The time is right to go all in to support a ban on polystyrene foam. We know we can win: Our sister groups Environment Maine and Environment Maryland led the charge to pass bans on polystyrene in their states last year — the very first bans of their type in the nation.

Together, we can put wildlife over waste and put a stop to one of the worst forms of plastic pollution in states across the country.

Send a message to your governor today.

 

Thank you,

Wendy Wendlandt
Acting President

P.S. Our work to defend the environment can’t stop and won’t stop in the face of the coronavirus pandemic. We’ll keep advocating on your behalf — at a safe social distance — for clean air, clean water, clean energy, wildlife and open spaces, and a livable climate.

1. Jason Daley, “Eating Even One Piece of Plastic Has Health Consequences for Baby Seabirds,” The Smithsonian, August 5, 2019.
2. “Our planet is drowning in plastic pollution,” UN Environment, last accessed March 12, 2020.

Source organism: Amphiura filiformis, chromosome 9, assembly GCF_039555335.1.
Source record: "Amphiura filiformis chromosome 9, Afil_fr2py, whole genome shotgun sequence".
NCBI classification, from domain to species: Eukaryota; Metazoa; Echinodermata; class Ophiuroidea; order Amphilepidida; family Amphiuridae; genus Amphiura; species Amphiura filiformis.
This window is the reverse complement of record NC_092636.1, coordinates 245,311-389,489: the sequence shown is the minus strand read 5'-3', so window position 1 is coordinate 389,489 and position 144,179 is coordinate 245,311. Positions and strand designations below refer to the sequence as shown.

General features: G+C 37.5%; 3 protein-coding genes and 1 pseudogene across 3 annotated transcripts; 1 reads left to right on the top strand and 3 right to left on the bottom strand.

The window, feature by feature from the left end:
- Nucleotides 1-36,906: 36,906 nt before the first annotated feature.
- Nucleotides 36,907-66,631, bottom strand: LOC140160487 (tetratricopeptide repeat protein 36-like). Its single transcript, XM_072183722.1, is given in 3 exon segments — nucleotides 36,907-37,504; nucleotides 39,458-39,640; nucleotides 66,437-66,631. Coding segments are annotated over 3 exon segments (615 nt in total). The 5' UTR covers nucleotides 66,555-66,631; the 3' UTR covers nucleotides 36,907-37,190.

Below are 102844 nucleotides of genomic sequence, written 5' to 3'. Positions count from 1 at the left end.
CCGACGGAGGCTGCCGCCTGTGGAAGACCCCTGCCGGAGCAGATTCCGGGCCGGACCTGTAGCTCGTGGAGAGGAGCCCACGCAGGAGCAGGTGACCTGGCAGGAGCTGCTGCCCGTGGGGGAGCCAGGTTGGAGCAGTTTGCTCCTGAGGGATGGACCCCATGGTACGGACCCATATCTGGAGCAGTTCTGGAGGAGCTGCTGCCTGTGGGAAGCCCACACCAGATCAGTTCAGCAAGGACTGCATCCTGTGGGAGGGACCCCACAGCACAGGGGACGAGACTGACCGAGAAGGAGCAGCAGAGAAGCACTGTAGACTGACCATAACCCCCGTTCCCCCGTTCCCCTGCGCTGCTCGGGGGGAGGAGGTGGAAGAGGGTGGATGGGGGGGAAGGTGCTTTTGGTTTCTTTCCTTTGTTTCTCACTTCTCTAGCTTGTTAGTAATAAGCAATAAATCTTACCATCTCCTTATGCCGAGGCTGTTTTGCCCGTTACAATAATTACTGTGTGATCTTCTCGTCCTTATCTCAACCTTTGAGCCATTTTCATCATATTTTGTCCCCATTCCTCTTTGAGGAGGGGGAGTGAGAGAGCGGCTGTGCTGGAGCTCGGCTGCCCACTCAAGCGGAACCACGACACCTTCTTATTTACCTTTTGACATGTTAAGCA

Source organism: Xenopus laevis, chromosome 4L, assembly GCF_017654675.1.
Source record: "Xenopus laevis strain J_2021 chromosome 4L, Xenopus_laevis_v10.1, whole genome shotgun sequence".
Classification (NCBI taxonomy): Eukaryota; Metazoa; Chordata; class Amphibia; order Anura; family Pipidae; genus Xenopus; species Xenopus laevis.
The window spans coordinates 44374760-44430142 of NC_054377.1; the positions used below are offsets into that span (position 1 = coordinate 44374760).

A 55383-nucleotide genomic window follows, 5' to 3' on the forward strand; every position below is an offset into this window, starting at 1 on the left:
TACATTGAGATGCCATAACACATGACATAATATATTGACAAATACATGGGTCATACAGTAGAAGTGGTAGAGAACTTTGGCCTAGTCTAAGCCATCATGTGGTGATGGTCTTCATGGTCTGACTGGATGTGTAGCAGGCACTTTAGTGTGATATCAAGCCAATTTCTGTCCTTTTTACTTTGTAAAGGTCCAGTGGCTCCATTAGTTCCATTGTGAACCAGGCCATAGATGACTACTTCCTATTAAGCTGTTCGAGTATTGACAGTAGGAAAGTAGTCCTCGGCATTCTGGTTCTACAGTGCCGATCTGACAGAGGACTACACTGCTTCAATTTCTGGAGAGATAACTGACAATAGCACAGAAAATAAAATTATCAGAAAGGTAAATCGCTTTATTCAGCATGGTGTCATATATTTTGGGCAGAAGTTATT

3. Sarah Gibbens, “You eat thousands of bits of plastic every year,” National Geographic, June 5, 2019.

Donate today. A cleaner, greener future is within our reach. Your donation today can help us bring the vision we share a little closer to reality.

Environment America, Inc.
1543 Wazee Street, Suite 410, Denver, CO 80202, (303) 801-0581
Federal Advocacy Office: 600 Pennsylvania Ave SE, Suite 400, Washington, DC 20003, (202) 683-1250
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Jane Fonda’s New Look for Earth Day, Every Day

Tuesday, February 11th, 2020

I didn’t watch the Oscars Sunday night, but I did see this photo of Jane Fonda with her new, natural hairdo that I love, on my computer and applaud her announcement that she will not be buying any new clothes as her “contribution” to climate change. PEOPLE Magazine attributes her change of heart (in February yet, American Heart Month!) to Greta Thunberg, the climate change activist who has been in the news. Jane said that Greta made her think about consumerism and all the effort that goes into being a consumer. Fonda said, “We don’t need more stuff,’ I have to walk the talk. So I’m not buying any more clothes.”